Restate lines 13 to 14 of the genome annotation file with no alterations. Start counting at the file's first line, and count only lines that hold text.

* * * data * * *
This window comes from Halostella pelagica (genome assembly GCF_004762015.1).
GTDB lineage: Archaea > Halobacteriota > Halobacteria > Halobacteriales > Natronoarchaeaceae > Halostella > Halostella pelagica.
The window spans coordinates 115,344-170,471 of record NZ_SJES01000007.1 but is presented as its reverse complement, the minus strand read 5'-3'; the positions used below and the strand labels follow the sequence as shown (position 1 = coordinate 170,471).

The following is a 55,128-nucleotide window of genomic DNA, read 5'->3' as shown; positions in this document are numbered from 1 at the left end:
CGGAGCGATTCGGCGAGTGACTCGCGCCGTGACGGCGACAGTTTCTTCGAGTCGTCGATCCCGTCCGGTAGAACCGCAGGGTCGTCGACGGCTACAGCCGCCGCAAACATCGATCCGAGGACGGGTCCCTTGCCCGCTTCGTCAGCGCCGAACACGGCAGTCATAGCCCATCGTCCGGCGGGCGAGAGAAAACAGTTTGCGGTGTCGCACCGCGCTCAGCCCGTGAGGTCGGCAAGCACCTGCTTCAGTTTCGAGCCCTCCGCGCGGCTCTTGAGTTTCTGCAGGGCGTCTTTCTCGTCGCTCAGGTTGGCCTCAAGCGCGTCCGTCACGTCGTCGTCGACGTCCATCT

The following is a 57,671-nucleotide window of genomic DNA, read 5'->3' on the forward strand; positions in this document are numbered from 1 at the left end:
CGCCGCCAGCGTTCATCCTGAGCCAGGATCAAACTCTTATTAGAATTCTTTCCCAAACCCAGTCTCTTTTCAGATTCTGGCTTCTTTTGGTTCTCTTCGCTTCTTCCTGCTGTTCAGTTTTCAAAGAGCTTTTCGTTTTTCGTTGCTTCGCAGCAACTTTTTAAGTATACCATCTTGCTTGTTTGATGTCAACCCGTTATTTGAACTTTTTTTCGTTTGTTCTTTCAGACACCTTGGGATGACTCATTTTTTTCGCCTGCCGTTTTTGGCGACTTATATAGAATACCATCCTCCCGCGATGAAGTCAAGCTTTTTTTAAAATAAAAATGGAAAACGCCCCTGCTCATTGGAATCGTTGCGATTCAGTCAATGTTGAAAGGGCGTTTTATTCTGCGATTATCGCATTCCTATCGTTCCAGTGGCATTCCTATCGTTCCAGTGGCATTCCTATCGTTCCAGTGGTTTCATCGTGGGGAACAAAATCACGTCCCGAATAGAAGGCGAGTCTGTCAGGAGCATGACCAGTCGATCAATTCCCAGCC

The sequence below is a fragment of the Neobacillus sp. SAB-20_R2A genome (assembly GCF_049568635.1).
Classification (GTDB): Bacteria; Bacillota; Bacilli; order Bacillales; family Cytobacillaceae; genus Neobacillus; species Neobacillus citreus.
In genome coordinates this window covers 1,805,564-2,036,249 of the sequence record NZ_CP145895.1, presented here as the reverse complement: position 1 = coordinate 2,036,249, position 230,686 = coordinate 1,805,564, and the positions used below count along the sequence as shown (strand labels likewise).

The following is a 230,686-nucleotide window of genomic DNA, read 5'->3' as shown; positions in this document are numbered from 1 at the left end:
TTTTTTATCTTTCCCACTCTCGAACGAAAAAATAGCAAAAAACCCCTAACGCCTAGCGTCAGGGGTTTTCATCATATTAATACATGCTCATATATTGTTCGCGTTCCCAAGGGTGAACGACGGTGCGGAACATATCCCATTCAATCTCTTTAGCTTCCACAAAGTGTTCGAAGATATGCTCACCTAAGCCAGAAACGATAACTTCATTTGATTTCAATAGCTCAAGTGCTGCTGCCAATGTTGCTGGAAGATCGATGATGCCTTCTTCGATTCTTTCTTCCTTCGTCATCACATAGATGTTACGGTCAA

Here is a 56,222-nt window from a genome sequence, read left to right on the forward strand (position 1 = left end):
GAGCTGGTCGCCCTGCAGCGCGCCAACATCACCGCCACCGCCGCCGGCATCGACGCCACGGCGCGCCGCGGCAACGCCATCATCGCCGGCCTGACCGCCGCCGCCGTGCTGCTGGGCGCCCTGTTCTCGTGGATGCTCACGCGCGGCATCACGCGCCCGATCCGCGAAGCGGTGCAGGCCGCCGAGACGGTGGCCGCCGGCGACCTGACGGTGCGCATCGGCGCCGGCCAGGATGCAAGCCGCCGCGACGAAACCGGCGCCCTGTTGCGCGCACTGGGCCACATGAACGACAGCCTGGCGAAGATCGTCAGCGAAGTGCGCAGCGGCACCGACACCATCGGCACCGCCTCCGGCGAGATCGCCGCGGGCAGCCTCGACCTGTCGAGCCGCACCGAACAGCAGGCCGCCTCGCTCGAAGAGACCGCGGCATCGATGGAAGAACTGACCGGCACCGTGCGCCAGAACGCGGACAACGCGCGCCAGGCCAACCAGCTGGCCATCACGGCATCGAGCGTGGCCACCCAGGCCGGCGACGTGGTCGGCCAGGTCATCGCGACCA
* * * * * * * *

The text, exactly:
Here is a 56,222-nt window from a genome sequence, read left to right on the forward strand (position 1 = left end):
GAGCTGGTCGCCCTGCAGCGCGCCAACATCACCGCCACCGCCGCCGGCATCGACGCCACGGCGCGCCGCGGCAACGCCATCATCGCCGGCCTGACCGCCGCCGCCGTGCTGCTGGGCGCCCTGTTCTCGTGGATGCTCACGCGCGGCATCACGCGCCCGATCCGCGAAGCGGTGCAGGCCGCCGAGACGGTGGCCGCCGGCGACCTGACGGTGCGCATCGGCGCCGGCCAGGATGCAAGCCGCCGCGACGAAACCGGCGCCCTGTTGCGCGCACTGGGCCACATGAACGACAGCCTGGCGAAGATCGTCAGCGAAGTGCGCAGCGGCACCGACACCATCGGCACCGCCTCCGGCGAGATCGCCGCGGGCAGCCTCGACCTGTCGAGCCGCACCGAACAGCAGGCCGCCTCGCTCGAAGAGACCGCGGCATCGATGGAAGAACTGACCGGCACCGTGCGCCAGAACGCGGACAACGCGCGCCAGGCCAACCAGCTGGCCATCACGGCATCGAGCGTGGCCACCCAGGCCGGCGACGTGGTCGGCCAGGTCATCGCGACCA